The Diggers’ Dismay: Austen Mk I SMG

When World War Two began, Australia saw little threat of invasion from Germany (obviously), and sent a substantial number of firearms to Britain to help arm the Home Guard there, which was seriously concerned about the possibility of a German invasion. When Japan and Australia declared war in December 1941, the situation immediately became much more serious for Australia, and the government began looking for arms.

At the start of the war, there were effectively no submachine guns at all on the continent – just a couple examples. These included an MP38 somehow confiscated by Australian customs, which would take on a significant role. Australia looked to Britain for arms, and they were sent a technical data package to produce the Sten MkII – but found the design pretty underwhelming. Australian manufacturers decided to make their own improvements to it, using elements of the MP38 – specifically the sealed telescoping recoil spring system and underflowing stock. They also gave the gun a pair of pistol grips for improved handling.

The Owen SMG was going into production at this time, and had been in development for a while under private civilian supervision. The Australian Sten, called the Austen, lacked that developmental track record and it went into production without passing proper trials. It faced significant manufacturing delays and reliability problems, and was not well liked by troops – in contrast to the excellent Owen. The Austen was ultimately made in smaller numbers than the Owen (19,914 of the MkI guns) and pulled from combat use in August of 1944.

Many thanks to the Royal Armouries for allowing me to film this very rare artifact! The NFC collection there – perhaps the best military small arms collection in Western Europe – is available by appointment to researchers. However, you can browse the various Armouries collections online.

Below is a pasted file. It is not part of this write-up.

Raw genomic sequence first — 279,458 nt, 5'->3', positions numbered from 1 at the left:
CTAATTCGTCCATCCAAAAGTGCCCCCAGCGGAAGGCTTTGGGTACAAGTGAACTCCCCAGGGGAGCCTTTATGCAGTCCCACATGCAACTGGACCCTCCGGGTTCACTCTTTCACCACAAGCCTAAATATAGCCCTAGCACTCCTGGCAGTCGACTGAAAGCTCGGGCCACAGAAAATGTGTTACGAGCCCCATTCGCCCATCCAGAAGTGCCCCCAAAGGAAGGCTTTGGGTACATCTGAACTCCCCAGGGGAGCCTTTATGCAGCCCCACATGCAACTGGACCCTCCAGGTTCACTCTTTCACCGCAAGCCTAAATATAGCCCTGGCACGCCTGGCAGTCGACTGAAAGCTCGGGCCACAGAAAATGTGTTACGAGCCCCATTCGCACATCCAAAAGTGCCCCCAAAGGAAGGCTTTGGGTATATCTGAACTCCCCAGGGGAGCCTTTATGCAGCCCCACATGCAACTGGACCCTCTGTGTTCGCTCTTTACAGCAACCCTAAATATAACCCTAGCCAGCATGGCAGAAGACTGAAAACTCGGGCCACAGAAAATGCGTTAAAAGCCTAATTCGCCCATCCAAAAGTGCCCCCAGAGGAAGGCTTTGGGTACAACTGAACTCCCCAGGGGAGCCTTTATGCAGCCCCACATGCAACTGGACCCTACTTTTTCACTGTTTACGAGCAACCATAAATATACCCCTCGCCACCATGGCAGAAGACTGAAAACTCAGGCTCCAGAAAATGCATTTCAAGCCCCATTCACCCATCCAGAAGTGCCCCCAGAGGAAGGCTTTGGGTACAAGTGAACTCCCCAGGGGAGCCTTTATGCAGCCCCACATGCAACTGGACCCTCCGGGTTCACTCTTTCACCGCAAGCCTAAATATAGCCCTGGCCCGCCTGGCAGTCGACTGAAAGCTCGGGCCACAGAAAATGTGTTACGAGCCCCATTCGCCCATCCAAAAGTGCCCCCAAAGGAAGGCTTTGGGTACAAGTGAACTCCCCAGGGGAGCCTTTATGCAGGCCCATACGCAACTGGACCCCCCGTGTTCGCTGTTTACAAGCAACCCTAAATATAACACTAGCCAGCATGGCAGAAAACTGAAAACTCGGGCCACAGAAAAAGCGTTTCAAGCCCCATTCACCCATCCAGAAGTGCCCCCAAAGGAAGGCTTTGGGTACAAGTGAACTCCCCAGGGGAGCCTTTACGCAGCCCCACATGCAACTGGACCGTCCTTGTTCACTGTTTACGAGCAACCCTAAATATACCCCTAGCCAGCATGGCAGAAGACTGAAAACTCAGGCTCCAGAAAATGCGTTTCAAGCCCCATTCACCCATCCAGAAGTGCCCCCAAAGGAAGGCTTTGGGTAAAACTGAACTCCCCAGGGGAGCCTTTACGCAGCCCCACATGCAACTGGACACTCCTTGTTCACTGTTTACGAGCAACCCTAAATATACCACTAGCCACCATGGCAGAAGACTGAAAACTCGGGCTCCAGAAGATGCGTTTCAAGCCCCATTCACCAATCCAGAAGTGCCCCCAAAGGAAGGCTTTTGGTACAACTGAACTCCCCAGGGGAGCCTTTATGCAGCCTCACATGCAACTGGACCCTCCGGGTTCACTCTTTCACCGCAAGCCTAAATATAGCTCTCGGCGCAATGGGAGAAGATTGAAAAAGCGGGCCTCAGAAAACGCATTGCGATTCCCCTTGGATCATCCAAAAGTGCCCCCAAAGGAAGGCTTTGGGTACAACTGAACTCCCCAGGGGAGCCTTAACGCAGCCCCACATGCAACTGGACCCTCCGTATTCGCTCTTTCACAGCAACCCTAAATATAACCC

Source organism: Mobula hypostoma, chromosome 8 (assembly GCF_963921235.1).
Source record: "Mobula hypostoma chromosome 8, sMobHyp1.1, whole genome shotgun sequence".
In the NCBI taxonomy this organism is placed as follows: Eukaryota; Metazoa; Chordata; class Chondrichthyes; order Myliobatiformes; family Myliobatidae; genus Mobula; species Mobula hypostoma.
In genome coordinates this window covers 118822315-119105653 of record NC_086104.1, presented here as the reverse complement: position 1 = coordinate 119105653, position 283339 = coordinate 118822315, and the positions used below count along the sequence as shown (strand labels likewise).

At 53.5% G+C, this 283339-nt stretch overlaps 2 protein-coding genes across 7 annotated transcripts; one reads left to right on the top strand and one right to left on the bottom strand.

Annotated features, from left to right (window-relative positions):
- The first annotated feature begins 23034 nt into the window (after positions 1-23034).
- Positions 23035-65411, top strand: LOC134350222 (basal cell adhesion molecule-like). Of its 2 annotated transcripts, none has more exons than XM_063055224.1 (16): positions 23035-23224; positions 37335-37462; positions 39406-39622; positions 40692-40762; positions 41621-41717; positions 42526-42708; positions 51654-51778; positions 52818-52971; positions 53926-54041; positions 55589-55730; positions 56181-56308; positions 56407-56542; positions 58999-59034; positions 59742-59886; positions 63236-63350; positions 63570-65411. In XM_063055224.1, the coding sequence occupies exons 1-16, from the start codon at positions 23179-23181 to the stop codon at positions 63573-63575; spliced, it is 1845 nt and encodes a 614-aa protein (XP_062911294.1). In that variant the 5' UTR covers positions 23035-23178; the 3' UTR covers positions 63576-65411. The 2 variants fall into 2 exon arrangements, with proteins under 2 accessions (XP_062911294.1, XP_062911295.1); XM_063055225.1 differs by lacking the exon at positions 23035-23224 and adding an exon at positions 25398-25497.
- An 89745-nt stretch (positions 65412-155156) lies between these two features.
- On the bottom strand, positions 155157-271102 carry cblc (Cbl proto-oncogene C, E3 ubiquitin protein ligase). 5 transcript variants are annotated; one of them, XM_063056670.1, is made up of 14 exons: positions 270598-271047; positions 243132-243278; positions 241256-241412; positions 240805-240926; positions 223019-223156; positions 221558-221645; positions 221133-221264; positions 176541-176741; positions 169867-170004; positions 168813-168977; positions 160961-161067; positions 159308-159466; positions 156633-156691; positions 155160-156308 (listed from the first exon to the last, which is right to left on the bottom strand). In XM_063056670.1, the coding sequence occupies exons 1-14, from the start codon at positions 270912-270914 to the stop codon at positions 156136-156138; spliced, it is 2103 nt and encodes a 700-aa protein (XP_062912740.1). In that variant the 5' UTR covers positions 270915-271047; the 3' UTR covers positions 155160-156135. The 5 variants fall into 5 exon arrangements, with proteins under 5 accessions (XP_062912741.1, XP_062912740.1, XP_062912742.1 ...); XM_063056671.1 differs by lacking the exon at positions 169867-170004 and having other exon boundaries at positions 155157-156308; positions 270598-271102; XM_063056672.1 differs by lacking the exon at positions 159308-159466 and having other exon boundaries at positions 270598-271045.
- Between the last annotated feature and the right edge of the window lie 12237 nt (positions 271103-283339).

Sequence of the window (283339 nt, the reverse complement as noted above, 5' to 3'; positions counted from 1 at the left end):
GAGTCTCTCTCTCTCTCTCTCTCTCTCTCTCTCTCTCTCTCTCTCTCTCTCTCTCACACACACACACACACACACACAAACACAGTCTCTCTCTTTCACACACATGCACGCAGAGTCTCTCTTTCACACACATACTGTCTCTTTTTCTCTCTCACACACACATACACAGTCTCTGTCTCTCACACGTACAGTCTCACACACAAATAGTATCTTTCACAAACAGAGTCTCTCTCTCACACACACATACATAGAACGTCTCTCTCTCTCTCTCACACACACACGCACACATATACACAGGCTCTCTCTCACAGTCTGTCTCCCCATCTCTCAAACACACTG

19 Comments

  1. What we have here is a failure to idiot-proof an already idiocy-prone design! The hand grip is better than grabbing the magazine or the barrel collar, but lack of field testing means disaster. I think the quartermaster hid under his bed when complaining soldiers came knocking.

  2. 35+ years ago, I saw a WWII era reference work on firearms which included a glowing report on the Austen. They seemed inordinately impressed with the telescoping spring-cover. I don’t remember if the same book included a piece on the Owen. But it also included a review of the Reising that found every possible virtue in THAT design.

    Sadly, I don’t recall the title, and the book was long ago weeded out of the Oakland Public Library.

  3. The major problem with the Austen wasn’t lack of reliability. It was more reliable than the Sten MK II, and did not have the “bounce-bang” problem of the MP38.

    The drawback of the Austen was simply that it was expensive to make. It require fairly complex machining, and fine tolerances, all of which caused problems with time and costs in wartime production.

    It also required the same sort of complex stripping procedure for field maintenance as the MP38, which was one of the drawbacks of the Erma design in Wehrmacht service.

    The Owen was a less elegant design, but it was faster and cheaper to make, was extremely rugged and reliable, simple to maintain in the field, and when all was said and done it was an efficient short-range man-killer. Which is really all a sub-machine gun needs to be.

    If more than that is required, you probably should have been using a rifle to begin with.

    cheers

    eon

      • Article about Blyskawica was featured here a long time ago (6,7 years or more), I doubt any gun researcher has never heard of it by now.
        Anyways I do not see how it is with anything connected to Austen and why a need to brought it up.

        • Both:
          – were developed from STEN and inspired by MP38 or MP40
          – created where there were almost no prior experience in designing sub-machine guns
          – in times when sub-machine guns (or any fire-arms) were badly needed
          Difference is that BŁYSKAWICA production was in conspiracy, which lead to greatly differences in manufacturing between it and AUSTEN.

    • In some articles, Owen is described and branded as being actually gen 1. submachine gun, fairly expensive to make as was Thompson or Bergmann, that people by mistake of weird looks put in the same bag as Sten…